In traditional marketing, you don’t place one ad or send out one brochure and think your work is done.

And in content marketing, you can’t write five blog posts or record three podcast episodes and expect them to transform your profits.

If you want content to grow your business, you have to produce it regularly. I compared it to a hamster wheel here.

It’s a lot of work, and you have to keep it up. That’s why I recommend adopting the lazy person’s approach to content marketing.

Surprised? There’s a lot we can learn from lazy people.

Lazy people embrace systems that make their lives easier

I’m not one of those people who hops out of bed in the morning, ready to take on the day.

I’m more like one of those people who needs to avoid conversation or writing emails until I have at least one cup of coffee in me.

I wake up groggy and not completely with it. And I’ve learned to work around this with a little system.

In my kitchen, right where I can see it when I walk in, I have all my coffee gear set up in one place. The coffee, the fresh coffee filters, the mugs, and the sweetener options are all within a three-foot radius. When I wake up, I only need to press one button to start the process of making my first cup of coffee.

We can do the same thing with our content marketing.

Once we’ve determined what we need, we can set ourselves up with a content marketing system that minimizes friction and helps us fight any resistance we may feel toward creating content.

Mine looks like this (yours will be different):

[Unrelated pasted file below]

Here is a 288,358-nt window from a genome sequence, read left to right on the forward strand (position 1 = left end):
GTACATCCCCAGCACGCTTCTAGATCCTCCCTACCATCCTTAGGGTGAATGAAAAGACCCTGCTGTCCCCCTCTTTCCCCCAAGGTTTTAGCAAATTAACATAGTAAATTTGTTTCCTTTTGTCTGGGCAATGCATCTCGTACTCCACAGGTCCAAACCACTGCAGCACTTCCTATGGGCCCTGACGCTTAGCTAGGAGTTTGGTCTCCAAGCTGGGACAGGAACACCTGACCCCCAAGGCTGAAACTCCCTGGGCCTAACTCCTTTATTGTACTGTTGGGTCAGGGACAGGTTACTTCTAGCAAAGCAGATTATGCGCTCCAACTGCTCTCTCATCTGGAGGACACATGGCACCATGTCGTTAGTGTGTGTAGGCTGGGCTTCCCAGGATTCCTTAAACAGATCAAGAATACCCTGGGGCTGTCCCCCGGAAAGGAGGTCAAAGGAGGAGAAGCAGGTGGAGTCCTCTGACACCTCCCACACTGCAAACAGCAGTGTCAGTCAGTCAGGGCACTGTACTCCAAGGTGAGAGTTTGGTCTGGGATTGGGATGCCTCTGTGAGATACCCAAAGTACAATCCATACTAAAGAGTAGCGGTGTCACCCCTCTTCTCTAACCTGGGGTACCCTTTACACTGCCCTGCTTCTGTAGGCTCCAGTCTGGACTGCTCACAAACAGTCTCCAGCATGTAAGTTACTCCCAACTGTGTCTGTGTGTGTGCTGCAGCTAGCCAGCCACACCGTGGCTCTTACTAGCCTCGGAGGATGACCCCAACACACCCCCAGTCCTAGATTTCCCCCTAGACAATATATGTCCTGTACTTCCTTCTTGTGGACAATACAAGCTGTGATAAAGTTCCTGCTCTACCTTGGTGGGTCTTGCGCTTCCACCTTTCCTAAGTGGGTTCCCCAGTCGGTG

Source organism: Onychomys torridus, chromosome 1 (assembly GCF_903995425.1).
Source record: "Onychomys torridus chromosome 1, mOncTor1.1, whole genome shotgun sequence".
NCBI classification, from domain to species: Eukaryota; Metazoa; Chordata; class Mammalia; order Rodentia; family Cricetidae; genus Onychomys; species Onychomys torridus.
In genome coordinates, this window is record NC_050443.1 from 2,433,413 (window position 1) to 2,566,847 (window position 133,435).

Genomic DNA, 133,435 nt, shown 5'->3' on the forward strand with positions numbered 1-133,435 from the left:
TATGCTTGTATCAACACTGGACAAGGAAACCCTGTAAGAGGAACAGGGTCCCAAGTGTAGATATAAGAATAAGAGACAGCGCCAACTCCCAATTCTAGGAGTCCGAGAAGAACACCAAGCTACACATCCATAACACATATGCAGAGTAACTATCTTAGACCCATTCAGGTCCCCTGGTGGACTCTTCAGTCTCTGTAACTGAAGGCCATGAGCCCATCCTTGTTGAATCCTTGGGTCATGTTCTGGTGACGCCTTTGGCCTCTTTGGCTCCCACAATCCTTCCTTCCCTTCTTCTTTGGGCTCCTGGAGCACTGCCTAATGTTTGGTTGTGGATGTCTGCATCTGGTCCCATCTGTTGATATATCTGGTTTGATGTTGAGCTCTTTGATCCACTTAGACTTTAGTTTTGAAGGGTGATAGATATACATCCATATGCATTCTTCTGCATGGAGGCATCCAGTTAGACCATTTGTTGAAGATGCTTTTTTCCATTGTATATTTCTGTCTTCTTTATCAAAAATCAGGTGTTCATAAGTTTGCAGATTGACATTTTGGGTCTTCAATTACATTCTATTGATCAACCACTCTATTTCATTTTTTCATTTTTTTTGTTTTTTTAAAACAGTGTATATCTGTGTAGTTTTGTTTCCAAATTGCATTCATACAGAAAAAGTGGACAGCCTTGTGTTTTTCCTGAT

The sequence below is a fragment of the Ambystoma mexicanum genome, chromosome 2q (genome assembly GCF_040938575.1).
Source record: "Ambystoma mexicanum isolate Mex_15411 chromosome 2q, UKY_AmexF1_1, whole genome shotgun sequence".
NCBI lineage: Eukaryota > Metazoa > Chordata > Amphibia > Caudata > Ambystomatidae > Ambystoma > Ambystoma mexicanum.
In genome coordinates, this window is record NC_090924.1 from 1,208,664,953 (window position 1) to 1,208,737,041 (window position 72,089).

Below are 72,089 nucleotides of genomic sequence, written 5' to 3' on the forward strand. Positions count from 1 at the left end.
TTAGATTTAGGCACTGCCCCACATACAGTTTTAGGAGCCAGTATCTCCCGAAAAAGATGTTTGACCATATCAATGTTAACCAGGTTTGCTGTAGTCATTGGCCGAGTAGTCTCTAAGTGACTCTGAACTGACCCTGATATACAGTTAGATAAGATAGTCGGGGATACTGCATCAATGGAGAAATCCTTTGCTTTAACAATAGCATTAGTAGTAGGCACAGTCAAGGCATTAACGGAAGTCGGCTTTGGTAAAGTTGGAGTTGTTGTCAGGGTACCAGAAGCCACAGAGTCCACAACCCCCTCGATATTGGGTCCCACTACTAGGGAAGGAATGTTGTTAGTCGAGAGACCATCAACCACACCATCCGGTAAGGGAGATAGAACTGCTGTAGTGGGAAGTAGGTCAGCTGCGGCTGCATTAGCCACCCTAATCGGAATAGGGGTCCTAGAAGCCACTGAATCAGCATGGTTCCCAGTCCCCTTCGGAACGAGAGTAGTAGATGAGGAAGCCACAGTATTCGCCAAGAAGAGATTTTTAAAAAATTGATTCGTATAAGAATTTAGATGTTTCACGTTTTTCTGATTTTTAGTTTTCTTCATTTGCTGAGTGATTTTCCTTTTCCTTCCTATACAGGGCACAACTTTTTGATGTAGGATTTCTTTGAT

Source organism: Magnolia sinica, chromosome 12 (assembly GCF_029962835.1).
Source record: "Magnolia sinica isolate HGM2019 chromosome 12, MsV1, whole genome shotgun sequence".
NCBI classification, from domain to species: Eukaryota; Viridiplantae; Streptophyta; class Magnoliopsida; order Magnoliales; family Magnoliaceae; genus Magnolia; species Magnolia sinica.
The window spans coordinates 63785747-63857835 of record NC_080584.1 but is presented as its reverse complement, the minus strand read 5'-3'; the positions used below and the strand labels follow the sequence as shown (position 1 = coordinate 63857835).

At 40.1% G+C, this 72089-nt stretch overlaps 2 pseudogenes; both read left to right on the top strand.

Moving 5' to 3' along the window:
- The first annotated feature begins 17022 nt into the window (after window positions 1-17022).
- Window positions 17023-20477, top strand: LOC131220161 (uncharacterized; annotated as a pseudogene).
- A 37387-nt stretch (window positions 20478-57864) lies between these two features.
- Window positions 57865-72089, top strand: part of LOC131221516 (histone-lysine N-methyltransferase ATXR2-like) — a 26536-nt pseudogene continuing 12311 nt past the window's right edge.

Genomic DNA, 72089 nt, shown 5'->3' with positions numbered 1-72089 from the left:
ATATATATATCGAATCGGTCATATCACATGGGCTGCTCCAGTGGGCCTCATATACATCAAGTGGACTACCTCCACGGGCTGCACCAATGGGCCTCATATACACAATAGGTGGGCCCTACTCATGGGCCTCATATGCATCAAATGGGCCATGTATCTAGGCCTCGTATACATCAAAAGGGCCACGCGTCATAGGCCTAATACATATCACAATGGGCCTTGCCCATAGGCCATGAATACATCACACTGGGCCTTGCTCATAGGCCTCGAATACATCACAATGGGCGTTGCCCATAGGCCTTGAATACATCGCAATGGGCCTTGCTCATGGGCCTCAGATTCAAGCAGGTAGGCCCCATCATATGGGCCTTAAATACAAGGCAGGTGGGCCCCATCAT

• Capture blog post ideas in an Evernote notebook (called “Blog Post Ideas,” of course)
  • Use mind-mapping software to work out the basic outline of my post
  • Once the outline is set, copy and paste post content into text editing software (I use Byword)
  • Turn off all distractions: email, notifications, anything that will pull me away from writing
  • Fill in the outline and polish until I have a first draft

I’ve used this system for years without change. More on that later.

Lazy people love shortcuts … that work

Sonia Simone has established that most business shortcuts are beneficial for the person who’s trying to sell them to you, but not for you.

“Just add water and serve” shortcuts are all over the web. You’ve seen them. They sound like:

  • “I’m going to hand over (for a price) my exact system for creating five-figure webinars.”
  • “We’ll give you all our templates: just plug in your information and get ready to cash in!”
  • “Discover how to build a six-figure business with my foolproof affiliate marketing system.”

When you see shortcuts like these, we recommend you turn around and begin running in the other direction.

But there’s a different type of shortcut that’s worth talking about. It’s the type of shortcut lazy people create to make their work easier. It includes actions like:

When you find content creation shortcuts that work for you, embrace them and make them part of your process.

Lazy people don’t reinvent the wheel each time they perform a task

I can only imagine how disastrous my mornings would be if I had to deal with a different coffeemaker every time I walked into my kitchen.

Instead of going from groggy to caffeinated within about five minutes, I’d spend 15–20 minutes wandering around my kitchen looking for the user’s manual and trying to figure out where to add the water and coffee grounds.

It’s the same with content creation.

Once you’ve found tools that work for you, resist the urge to try the latest shiny content creation tool.

Tools aren’t magical.

The magic comes from using them consistently over time.

Lazy people put effort where it counts and nowhere else

Let’s put lazy people on a psychoanalyst’s couch just for a moment, shall we?

What’s the true motivation behind their lazy approach to life?

My guess is that they want to expend the minimum amount of effort to get the maximum positive effect.